It's no big secret that Apple under Tim Cook has been, well, an innovation dud. Other than the Apple Watch (meh), Apple hasn't created a new platform or device.

Yes, they've added some features to the iPhone, the most significant of which appears to be egregious overpricedness. Meanwhile, the iPad is stuck in place, nobbled by Cook's refusal to add a mouse and make it a PC killer because then it would be a MacBook killer, too. So it's turned into a big shrug.

As for the Macintosh, its software developers have reached the point where its developers are screwing with design features just to prove they can. (This is the programmer's equivalent of a dog marking its territory.) 

For example, the recent Mojave release of MacOS replaces the useful and unique-to-Mac "Cover Flow" file browser with a clunky and near-useless "Gallery Mode." Hey, Apple, Windows 3 called and wants its GUI back.

Let's face it: Apple without a visionary at the top is nothing special.

Remember those long lines to get the next iPhone? I'm sure Apple die-hards still exist but, seriously, when was the last time you saw someone get excited about a new Apple product? Crap, even the journalists who cover the company seem bored.

Even Apple's management knows they've lost the edge because apparently the interest on the $237 billion Apple has in the bank seems like a better investment than new product development. Sad.

Which leads us, inexorably, to Elon Musk.

When it comes to innovation, Tesla (and by "Tesla" I mean all of Musk's companies) under Musk is the exact opposite of Apple under Cook. If anything, Musk creates too much innovation, often too quickly for his company's ability to manufacture in volume.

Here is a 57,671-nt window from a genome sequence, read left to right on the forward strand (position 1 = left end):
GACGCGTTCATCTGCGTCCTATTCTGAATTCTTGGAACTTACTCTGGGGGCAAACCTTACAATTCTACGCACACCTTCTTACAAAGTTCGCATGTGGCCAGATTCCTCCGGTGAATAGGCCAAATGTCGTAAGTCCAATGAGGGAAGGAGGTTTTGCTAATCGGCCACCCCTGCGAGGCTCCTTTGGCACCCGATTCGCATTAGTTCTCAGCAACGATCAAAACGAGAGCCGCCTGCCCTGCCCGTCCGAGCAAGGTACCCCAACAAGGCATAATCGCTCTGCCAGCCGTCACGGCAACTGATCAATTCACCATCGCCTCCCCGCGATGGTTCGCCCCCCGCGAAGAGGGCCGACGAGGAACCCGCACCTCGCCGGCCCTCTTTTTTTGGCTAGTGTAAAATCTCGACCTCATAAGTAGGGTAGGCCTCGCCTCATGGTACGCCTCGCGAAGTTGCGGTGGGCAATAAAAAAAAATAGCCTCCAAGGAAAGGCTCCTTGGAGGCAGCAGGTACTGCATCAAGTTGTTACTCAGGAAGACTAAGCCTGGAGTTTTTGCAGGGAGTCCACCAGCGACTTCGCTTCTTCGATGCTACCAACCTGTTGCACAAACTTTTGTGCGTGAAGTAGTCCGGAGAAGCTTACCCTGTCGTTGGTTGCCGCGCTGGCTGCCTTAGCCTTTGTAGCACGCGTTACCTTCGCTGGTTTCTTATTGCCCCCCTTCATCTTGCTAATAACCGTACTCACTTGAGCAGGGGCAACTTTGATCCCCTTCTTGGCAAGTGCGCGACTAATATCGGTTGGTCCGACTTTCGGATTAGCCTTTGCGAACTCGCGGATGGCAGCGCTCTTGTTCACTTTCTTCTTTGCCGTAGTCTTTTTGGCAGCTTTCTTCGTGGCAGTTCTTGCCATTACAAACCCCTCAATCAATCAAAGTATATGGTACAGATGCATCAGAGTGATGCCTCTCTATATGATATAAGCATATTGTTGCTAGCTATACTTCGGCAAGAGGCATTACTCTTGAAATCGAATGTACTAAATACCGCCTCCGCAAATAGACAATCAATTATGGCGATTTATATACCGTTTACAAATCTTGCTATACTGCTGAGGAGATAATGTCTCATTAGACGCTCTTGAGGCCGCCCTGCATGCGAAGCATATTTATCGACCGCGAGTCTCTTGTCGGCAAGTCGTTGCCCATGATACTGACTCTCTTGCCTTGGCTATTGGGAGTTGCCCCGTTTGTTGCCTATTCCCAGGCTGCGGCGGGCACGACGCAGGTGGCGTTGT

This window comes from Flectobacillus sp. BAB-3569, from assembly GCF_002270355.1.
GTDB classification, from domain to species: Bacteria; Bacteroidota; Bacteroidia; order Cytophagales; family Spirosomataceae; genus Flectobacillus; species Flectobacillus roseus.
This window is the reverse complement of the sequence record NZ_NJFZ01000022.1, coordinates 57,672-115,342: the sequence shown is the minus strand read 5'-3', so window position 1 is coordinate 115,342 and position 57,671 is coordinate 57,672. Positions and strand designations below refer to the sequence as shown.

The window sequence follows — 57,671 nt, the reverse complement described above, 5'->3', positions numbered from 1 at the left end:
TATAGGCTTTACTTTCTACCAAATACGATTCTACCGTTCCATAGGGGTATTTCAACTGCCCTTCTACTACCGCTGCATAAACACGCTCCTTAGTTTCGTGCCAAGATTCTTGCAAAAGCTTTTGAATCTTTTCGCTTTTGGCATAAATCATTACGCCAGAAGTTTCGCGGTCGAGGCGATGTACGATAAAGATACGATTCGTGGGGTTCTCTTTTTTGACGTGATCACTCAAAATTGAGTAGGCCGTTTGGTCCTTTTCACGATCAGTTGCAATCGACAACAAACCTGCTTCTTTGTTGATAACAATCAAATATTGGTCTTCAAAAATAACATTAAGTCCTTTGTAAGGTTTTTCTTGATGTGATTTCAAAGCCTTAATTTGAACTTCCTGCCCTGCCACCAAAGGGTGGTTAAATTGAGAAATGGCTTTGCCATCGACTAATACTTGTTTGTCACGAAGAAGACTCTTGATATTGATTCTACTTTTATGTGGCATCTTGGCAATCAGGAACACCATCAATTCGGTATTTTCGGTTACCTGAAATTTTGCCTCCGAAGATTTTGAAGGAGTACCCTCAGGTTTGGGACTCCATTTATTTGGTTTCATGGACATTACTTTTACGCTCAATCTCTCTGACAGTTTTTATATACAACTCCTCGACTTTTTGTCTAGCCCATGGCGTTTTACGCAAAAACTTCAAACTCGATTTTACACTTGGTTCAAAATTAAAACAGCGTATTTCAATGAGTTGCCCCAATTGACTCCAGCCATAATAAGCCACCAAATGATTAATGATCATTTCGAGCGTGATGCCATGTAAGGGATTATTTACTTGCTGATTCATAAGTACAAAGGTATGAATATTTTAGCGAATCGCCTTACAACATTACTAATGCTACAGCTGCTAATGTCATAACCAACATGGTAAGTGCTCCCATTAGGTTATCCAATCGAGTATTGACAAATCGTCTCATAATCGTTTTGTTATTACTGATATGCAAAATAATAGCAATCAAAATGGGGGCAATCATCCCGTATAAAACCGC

As a result, Tesla is struggling with cash flow, even though Musk and his extended team have shown that they can literally do what all the experts said was impossible. Time after time after time.

I'm sure I'm not the first person to notice that Musk has inherited the mantle that Steve Jobs once wore, as avatar of the power of technology to change the world for the better.

So, on the one hand, we have a fabulously rich company (Apple) which can't innovate because it lacks a visionary.  On the other hand, we've got a cash-poor company (Tesla) which innovates like, well..., like Apple under Jobs but on mega-steroids.

The solution is simple and obvious. Apple should acquire Tesla and make Musk CEO of the whole shebang. Just imagine the kind innovation that would result! We'd be living in the freakin'  "World of Tomorrow" by 2025.

This will never happen, alas. Apple's board is way too woodenheaded to even consider something this bold. 

But we can dream about it, eh?

Published on: Jan 25, 2019
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